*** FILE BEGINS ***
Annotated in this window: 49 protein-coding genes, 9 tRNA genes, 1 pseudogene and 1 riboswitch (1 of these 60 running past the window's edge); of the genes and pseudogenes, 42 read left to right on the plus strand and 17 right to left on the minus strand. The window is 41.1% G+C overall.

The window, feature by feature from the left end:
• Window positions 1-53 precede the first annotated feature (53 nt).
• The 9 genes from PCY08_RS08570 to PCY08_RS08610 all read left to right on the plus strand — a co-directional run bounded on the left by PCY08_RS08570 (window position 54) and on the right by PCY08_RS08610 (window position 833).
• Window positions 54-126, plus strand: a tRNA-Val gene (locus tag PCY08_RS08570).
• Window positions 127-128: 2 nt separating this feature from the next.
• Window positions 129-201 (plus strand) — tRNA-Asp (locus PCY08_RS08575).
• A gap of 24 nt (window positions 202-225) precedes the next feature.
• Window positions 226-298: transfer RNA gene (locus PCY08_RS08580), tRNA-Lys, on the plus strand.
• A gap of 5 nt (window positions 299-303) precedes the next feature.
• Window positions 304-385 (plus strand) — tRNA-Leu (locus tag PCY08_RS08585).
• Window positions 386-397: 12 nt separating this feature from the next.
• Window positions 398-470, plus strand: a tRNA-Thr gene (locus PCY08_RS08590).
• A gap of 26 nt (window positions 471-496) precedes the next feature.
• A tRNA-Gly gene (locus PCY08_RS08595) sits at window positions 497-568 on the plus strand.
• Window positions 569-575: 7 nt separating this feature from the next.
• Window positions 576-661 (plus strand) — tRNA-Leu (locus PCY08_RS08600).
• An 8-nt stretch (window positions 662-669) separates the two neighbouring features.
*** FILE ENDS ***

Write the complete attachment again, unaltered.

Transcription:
Annotated in this window: 49 protein-coding genes, 9 tRNA genes, 1 pseudogene and 1 riboswitch (1 of these 60 running past the window's edge); of the genes and pseudogenes, 42 read left to right on the plus strand and 17 right to left on the minus strand. The window is 41.1% G+C overall.

The window, feature by feature from the left end:
• Window positions 1-53 precede the first annotated feature (53 nt).
• The 9 genes from PCY08_RS08570 to PCY08_RS08610 all read left to right on the plus strand — a co-directional run bounded on the left by PCY08_RS08570 (window position 54) and on the right by PCY08_RS08610 (window position 833).
• Window positions 54-126, plus strand: a tRNA-Val gene (locus tag PCY08_RS08570).
• Window positions 127-128: 2 nt separating this feature from the next.
• Window positions 129-201 (plus strand) — tRNA-Asp (locus PCY08_RS08575).
• A gap of 24 nt (window positions 202-225) precedes the next feature.
• Window positions 226-298: transfer RNA gene (locus PCY08_RS08580), tRNA-Lys, on the plus strand.
• A gap of 5 nt (window positions 299-303) precedes the next feature.
• Window positions 304-385 (plus strand) — tRNA-Leu (locus tag PCY08_RS08585).
• Window positions 386-397: 12 nt separating this feature from the next.
• Window positions 398-470, plus strand: a tRNA-Thr gene (locus PCY08_RS08590).
• A gap of 26 nt (window positions 471-496) precedes the next feature.
• A tRNA-Gly gene (locus PCY08_RS08595) sits at window positions 497-568 on the plus strand.
• Window positions 569-575: 7 nt separating this feature from the next.
• Window positions 576-661 (plus strand) — tRNA-Leu (locus PCY08_RS08600).
• An 8-nt stretch (window positions 662-669) separates the two neighbouring features.